A person’s ability to reason wisely about a challenging situation may improve when they also experience diverse yet balanced emotions, say researchers from the University of Waterloo.
The finding clarifies millennia of philosophical and psychological thinking that debates how wisdom is related to the effective management of emotionally charged experiences.
Wise reasoning does not necessarily require uniform emotional control or suppression, says Igor Grossmann, professor of psychology at Waterloo and lead author of the new study. Instead, wise reasoning can also benefit from a rich and balanced emotional life.
Characteristics of wise reasoning include a sense of humility, recognition of a world in flux, recognition of diverse perspectives on an issue and an openness to integrate them and find compromise.
“With our new study, we wanted to test how the presence and balance of multiple emotions at the same time influence one’s ability for wise reasoning,” said Grossmann.
To provide a richer understanding of the relationship between wisdom and emotion, Grossmann and co-authors Harrison Oaks, a PhD candidate in psychology at Waterloo, and Henri C. Santos, a recent Waterloo graduate, expanded their wisdom research beyond isolated emotions.
The researchers focused on emodiversity —the ability to experience multiple yet evenly balanced emotions. They point out that past research indicated that emodiversity could reduce clinical psychopathology symptoms by preventing any one emotion from dominating a person’s experience.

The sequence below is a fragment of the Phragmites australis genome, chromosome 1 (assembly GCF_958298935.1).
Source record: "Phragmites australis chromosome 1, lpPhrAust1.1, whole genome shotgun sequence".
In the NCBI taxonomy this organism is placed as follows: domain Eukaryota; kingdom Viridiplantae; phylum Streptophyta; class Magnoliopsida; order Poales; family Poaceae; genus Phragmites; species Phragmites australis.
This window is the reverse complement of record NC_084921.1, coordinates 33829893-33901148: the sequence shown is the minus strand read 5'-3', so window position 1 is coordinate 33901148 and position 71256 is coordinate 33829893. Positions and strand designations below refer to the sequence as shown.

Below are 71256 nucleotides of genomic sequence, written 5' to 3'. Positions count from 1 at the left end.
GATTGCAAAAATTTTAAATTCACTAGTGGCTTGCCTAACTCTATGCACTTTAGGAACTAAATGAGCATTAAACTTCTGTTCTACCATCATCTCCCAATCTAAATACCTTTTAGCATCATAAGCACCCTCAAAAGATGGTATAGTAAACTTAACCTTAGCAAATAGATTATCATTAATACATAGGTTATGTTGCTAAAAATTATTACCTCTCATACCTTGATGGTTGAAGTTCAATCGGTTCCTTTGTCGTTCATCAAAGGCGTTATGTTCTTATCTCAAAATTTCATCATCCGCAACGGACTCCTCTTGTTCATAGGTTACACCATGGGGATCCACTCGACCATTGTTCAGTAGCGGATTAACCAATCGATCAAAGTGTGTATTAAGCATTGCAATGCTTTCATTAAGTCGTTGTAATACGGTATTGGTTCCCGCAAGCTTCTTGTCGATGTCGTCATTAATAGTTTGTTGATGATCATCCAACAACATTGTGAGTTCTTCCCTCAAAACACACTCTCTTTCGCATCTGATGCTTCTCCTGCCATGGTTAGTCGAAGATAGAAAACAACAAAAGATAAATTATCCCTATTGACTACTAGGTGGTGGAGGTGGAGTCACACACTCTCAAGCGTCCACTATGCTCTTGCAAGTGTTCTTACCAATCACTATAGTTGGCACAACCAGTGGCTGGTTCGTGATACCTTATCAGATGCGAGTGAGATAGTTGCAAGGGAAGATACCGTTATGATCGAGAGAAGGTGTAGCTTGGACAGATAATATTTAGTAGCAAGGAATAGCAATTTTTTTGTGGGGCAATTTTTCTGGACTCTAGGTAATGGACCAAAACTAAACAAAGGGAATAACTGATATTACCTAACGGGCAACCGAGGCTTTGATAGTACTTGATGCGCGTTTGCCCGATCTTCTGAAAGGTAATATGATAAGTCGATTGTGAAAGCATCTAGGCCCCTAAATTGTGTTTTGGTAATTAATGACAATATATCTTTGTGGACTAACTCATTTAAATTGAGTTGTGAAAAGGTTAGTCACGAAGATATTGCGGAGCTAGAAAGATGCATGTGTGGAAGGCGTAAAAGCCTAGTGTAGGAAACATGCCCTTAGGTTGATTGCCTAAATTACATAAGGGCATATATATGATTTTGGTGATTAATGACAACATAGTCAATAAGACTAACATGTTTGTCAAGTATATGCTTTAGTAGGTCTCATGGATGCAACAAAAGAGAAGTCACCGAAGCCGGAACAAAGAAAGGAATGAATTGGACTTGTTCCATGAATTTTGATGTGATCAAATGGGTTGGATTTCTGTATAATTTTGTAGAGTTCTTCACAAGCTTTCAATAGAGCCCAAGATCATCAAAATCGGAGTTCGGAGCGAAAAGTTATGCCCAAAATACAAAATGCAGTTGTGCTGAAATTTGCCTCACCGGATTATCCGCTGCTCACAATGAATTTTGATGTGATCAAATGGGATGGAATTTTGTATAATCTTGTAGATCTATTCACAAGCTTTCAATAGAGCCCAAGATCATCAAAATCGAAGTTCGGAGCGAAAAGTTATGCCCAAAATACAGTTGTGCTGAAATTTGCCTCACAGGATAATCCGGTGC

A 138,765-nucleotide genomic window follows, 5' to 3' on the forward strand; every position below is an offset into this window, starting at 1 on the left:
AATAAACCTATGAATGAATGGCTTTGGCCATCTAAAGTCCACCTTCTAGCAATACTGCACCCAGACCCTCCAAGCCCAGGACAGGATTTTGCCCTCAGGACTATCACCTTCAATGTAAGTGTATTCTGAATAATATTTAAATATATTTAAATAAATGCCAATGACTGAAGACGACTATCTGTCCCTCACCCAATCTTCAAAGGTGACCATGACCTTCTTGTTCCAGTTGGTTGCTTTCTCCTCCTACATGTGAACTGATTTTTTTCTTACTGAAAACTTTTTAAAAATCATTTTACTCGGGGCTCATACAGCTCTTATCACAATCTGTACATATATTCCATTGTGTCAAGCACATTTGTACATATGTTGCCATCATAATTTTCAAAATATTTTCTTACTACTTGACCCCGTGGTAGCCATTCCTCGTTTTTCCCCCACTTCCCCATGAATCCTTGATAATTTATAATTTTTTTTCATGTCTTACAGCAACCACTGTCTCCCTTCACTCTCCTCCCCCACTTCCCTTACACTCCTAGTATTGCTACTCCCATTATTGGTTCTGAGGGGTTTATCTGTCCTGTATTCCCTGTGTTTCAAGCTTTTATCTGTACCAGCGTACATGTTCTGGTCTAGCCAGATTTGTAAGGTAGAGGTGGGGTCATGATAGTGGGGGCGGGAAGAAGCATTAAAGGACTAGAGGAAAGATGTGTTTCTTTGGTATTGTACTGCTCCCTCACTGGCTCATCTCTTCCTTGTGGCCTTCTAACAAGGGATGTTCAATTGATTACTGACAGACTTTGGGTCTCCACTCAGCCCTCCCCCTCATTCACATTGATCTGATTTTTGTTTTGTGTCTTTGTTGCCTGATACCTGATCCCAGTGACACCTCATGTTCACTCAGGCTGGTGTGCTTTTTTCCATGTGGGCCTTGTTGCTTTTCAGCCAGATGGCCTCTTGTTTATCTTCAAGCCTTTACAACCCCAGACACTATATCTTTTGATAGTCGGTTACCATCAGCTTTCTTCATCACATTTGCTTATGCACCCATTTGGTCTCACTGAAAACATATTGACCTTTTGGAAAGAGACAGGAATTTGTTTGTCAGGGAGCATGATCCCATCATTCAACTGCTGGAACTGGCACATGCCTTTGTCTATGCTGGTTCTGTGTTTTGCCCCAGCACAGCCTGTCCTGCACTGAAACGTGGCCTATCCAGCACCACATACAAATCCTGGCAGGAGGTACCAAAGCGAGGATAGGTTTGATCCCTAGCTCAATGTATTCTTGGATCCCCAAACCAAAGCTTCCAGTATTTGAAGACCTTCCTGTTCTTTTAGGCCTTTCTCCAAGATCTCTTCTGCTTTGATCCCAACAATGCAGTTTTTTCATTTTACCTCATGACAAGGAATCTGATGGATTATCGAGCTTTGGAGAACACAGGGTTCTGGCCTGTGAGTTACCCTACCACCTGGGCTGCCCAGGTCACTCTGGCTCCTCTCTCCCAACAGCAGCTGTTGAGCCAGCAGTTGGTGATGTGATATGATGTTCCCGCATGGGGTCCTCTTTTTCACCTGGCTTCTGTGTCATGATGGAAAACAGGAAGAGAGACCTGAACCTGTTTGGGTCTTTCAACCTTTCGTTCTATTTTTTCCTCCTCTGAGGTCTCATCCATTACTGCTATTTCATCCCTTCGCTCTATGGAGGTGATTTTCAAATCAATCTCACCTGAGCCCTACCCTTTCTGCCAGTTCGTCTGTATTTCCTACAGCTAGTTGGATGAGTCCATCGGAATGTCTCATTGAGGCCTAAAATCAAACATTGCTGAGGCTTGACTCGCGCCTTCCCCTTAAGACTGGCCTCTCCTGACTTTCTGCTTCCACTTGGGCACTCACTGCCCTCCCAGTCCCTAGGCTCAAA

“The ability to recognize the diversity in one’s emotional experience may not only promote physical and mental health, but also afford wiser reasoning,” said Grossmann. “Further, this study identifies several ways to boost wise reasoning when managing personal emotional experiences.”
The researchers conducted six studies employing a wide range of methods that examined emotion-focused reflections by individuals nominated for their wisdom. The tests included manipulated wise reasoning, daily emotional challenges in a broader population, personal reflections on interpersonal conflicts, and wise reasoning about geopolitical challenges.
Discussing their findings, Grossmann, Oakes, and Santos draw on pop-culture icons Yoda from Star Wars and Dr. Spock from Star Trek. “It seems that wise reasoning does not align with uniform emotional down-regulation, as portrayed by Dr. Spock. Rather, wise reasoning accompanies one’s ability to recognize and balance a wide range of emotions, as portrayed by Yoda,” said Grossmann.
Uncovering the complex relationship between wise reasoning and emotion is ongoing, with future work unpacking situational factors of emodiversity and their effects in wise reasoning.
The study, Wise Reasoning Benefits from Emodiversity, Irrespective of Emotional Intensity, is published in the Journal of Experimental Psychology.